Richard Linklater’s skill as a filmmaker is not so much how he can innovate within the confines of the American indie scene—be it with rotoscoping or the epic 18-year “Before” trilogy or the mix of documentary and fiction in Bernie—but that he never makes it feel like a gimmick. The same goes for Boyhood, which is being sold to its audience as “film history,” and for good reason. If you missed the story, he began shooting the film 12 years ago with a seven-year-old named Ellar Coltrane, and picked back up with him for a week or so of filming every year to tell a story of adolescence where the characters age naturally before your eyes.
It’s the kind of daring gimmick that’s right up Linklater’s alley—who knows if a seven-year-old will develop into a remotely appealing actor, but he’s always been a director who coaxes incredibly natural work out of his casts, be they amateurs or movie stars. Coltrane is at times moody and sullen, but that’s hardly unusual behavior for a pubescent teenage boy. He’s surrounded by a more energetic supporting cast—Patricia Arquette as his mother, Ethan Hawke as his dad, and Linklater’s daughter Lorelei as his sister—and events both soapily dramatic and believably mundane for the audience to latch on to.
Boyhood succeeds because it more often than not feels very natural and lived-in, exactly the vibe Linklater is aiming for, and all the more impressive given its two hour 45-minute runtime. This is not an aimless film when it comes to plot—there’s some drama relating to Mason’s parents, who are split up before the film begins, and more gripping stuff relating to future step-parents and the family moving around Texas. The time-jumps are loose and up to the audience to notice (there’s no title screens for each year flashing on screen), largely perceptible through changing hairstyles and the most popular music of the year, which Linklater happily deploys pretty sparingly (if his needle-drops were any less subtle, Boyhood might come off like a VH1 nostalgia special).
Though the time-jumps are loose, the film falls into three broad acts, each leaning on broad story tropes that any filmgoer might recognize. The first, dreamiest segment is Mason as a kid, playing video games, flicking through Victoria’s Secret catalogues, fighting with his sister, foolishly wishing his parents would get back together. As he hits puberty and becomes even quieter and more sullen (as young teenage boys are wont to do), Linklater leans heavier on what’s going on around him, with his mother marrying another man and that situation slowly deteriorating. Mason returns to prominence as a handsome older teen for the final section, with plenty more established story material—drinking, a girlfriend, skepticism about the society he’s being called on to fit into.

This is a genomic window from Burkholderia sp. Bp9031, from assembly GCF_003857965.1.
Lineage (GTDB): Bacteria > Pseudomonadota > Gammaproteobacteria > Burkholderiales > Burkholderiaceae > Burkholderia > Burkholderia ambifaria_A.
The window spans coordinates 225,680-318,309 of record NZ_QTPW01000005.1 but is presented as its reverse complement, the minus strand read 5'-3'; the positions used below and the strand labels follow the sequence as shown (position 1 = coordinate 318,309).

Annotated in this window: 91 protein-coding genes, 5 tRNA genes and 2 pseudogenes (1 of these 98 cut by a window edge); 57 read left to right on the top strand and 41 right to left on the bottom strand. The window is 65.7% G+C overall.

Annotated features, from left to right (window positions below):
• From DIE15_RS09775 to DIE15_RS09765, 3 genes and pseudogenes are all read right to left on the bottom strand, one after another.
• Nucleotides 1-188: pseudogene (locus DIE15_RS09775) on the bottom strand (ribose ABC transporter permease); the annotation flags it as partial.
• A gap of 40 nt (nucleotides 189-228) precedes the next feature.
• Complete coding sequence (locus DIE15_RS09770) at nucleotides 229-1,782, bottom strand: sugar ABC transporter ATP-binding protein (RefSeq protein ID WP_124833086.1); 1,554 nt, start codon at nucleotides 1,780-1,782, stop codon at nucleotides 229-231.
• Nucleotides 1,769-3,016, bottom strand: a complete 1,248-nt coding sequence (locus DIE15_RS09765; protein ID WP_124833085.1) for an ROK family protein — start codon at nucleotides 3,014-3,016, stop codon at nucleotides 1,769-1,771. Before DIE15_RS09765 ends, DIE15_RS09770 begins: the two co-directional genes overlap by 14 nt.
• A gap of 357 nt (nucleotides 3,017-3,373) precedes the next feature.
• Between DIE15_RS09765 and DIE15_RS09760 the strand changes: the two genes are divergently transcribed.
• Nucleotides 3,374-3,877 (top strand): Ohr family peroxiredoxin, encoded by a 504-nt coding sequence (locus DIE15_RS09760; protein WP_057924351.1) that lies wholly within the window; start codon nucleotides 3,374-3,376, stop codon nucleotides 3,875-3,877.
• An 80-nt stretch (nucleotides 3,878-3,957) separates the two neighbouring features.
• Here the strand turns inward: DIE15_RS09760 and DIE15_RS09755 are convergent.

To Linklater’s immense credit, he largely skims around stuff we’ve seen plenty of times before (like first kisses or sexual encounters, friendship drama at school, and the like) and figures we’ll be able to fill in the blanks every time we hop forward a year. At the same time, he’s shooting for a pretty universal experience, from the music (we open with Coldplay’s “Yellow” and wrap up with the Arcade Fire) to the plotting, and sometimes big dramatic moments don’t feel entirely earned.
Arquette’s character probably suffers the most in this regard, since she’s the engine for a few plot devices (moving town, marrying a new man, etc.) but there isn’t the time to really explore her journey since we’re seeing her through Mason’s eyes and for most of the time she’s very much a mom. It’s extremely powerful when Mason is younger (he at one point catches a glimpse of her in tears without immediately understanding why) but as he grows up, she gets some character beats that feel more applicable to any old mom.
Ethan Hawke gets to have more fun with his dad character, ironic considering he starts off as the clichéd fun but absent dad who pulls his hot rod in front of the house and whisks the kids off to get presents every so often. He shouldn’t get to walk off with the movie’s best scenes, but of course he does, and Hawke’s chemistry with Coltrane feels the most realistic, since he’s making more of an effort to prod the kids about how they’re feeling.
At its best moments (many of them involving Hawke), Boyhood reminded me of the great Taiwanese filmmaker Edward Yang, about the highest compliment I can deliver, who made several sweeping epics that focused on family, youth and urban society, the best-known of which is his final film Yi Yi, which also leaned on some melodramatic twists in its enrapturing portrait of a middle-class family. Boyhood is not quite on that level, but it has enough moments that feel devastatingly natural to carry you past those that feel hackneyed. Calling it a sum of its parts can be a backhanded compliment, but it feels like especially worthy praise for Boyhood, considering how much went into making it feel whole.
This article is from the archive of our partner The Wire.
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